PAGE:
Some people get through long drives with great road tunes or intriguing talk radio. After touring for 24 years I’ve found that conversations can help me. Since I tour alone that means I’m talking to myself or my GPS Marcia. She’s a great conversationalist (I love how she admonishes reCALculating) but really, what gets me to the next gig is food.
M&Ms are the perfect road food ‘cause no matter how hot it gets they stay self contained. Chocolate bars, not so much. Right now I’ve got some pieces of art in my travel food bag that requires a yoga position to get out of the wrapper. Oh the sacrifice one makes for Good Chocolate. (Organic fair trade 85% cocoa. Yeah, baby.)
I don’t measure trips by miles (or clicks or bad billboards) but by M&Ms. I can make a small bag last an hour if I’m going about 70 mph on an interstate. It can be an issue if I’m pulled over. “But officer, I was only going 30 M&Ms per hour.”
Listening to my music it’s clear where my passions reside. I have one song about chocolate, one about potato chips, one inspired by cheesecake and one called “Dark Chocolate.” That last one isn’t about chocolate … exactly.
Occasionally I get food gifts from fans. Often it’s chocolate. No complaint there. One enterprising fan gave me a gift bag of chocolate, potato chips, cheesecake and pork rinds — the latter because I used to tell a story on stage about sharing housing with a pig.
I need to write a song about lasagna and salad so I can get a good meal.
During one tour I got caught in an ice storm. Fortunately, I found a motel but there was no restaurant nearby. I didn’t bring my usual food box so I was stuck with what I found in the vending machine and left over from my last restaurant meal. It’s amazing how far you can stretch a box of biscuits and several bottles of root beer. Three meals, it turns out, but never ever dunk a biscuit in root beer.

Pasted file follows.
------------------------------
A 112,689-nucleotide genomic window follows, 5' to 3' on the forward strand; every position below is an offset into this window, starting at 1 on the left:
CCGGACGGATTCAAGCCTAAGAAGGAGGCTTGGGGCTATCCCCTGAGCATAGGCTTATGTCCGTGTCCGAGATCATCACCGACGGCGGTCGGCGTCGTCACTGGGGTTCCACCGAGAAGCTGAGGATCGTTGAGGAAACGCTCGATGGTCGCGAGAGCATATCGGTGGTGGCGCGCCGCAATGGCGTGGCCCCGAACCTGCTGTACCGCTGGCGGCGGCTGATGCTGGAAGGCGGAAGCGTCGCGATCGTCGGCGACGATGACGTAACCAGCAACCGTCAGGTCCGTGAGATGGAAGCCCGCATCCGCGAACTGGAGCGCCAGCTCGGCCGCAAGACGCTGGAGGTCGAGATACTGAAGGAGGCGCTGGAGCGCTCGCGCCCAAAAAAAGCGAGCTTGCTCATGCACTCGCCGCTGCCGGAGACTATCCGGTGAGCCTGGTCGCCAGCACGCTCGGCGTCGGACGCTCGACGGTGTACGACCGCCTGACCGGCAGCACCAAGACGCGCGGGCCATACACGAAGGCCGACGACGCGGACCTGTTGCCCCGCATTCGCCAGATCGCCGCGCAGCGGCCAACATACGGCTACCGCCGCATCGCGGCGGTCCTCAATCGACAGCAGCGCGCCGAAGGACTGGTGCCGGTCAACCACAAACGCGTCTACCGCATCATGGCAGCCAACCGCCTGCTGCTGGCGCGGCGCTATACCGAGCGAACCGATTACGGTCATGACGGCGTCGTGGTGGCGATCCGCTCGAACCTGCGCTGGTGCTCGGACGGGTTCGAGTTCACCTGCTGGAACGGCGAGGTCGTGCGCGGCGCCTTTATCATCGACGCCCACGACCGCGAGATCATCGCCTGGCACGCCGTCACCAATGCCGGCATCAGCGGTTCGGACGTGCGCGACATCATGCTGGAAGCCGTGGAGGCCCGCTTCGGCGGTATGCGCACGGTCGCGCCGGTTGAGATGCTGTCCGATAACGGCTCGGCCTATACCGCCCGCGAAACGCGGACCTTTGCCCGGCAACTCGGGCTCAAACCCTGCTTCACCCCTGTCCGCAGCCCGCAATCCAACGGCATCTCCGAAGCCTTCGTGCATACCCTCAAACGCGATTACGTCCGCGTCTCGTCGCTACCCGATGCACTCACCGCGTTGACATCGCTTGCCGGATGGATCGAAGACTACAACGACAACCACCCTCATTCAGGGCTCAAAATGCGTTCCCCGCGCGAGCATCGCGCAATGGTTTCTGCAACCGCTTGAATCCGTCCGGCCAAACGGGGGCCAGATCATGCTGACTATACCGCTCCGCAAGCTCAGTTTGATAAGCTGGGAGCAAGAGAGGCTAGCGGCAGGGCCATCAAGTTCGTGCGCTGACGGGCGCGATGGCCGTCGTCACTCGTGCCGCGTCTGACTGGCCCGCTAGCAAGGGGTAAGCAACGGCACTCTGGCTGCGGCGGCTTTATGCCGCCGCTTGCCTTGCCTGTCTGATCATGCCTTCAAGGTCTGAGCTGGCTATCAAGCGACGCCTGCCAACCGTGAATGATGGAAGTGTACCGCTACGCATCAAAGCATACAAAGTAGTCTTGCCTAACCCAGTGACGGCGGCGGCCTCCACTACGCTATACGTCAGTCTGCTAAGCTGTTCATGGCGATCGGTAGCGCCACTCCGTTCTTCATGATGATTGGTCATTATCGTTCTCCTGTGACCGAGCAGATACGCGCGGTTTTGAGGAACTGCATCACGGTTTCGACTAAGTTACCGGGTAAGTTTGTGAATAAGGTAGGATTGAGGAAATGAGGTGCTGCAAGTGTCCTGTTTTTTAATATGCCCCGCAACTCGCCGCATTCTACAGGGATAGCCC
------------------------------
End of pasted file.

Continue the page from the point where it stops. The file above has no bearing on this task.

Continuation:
A few years ago after one long day of driving I collapsed in a motel in a tiny Midwestern town. The only restaurant was across the street. It featured bright orange vinyl booths and a menu where almost everything was smothered in canned gravy. I was heartened by the fact that they had a salad bar so that’s what I ordered.
I scooped brown edged iceberg lettuce and watery carrot shreds on my plate. There were two dressing choices – lumpy light brown (Thousand Island?) or bright orange french. I slopped some of the latter on top. I skipped the other “salads” swimming in mayonnaise (one piece of macaroni was doing the backstroke) and the orange (Are you sensing a theme?) gelatin pitted with canned pineapple. I contemplated making a dash for the door and checking out the motel vending machine but they’d know where to find me. Anyone who eats that much gravy is bound to own guns. I definitely didn’t want to piss them off.
As I pushed the weary vegetables around on my plate the waitress slumped by and said, “Honey, you can eat all you want.” I simply smiled and thought, “This IS all I want.”
I was able to eat that meal but I wasn’t so lucky another time. My stomach started clenching up on the long drive to a gig. After nearly doubling over with pain I stopped at a rest area and curled up in the front seat of my truck. I considered calling my producer and telling her I wasn’t going to make it. We musicians are like the post office though so I forced myself upright and made my way to the gig.
My voice was ragged from the end of a cold so my audience probably thought my pasty color was from that. I struggled through the show, judiciously timing my breaks. I even stayed to sign albums. Fortunately I had no gigs for a few days so I holed up in housing – an apartment I thankfully had to myself – and ate only plain yogurt and drank gallons of water.
An hour after coming home from that tour my partner broke up with me. But that’s a topic for another blog. Or just listen to my plethora of break-up songs. While you’re at it, check out the food songs too and tell Frito Lay they need me for their next marketing campaign. That fat check could buy a lot of chocolate. Maybe I’ll share it with Marcia.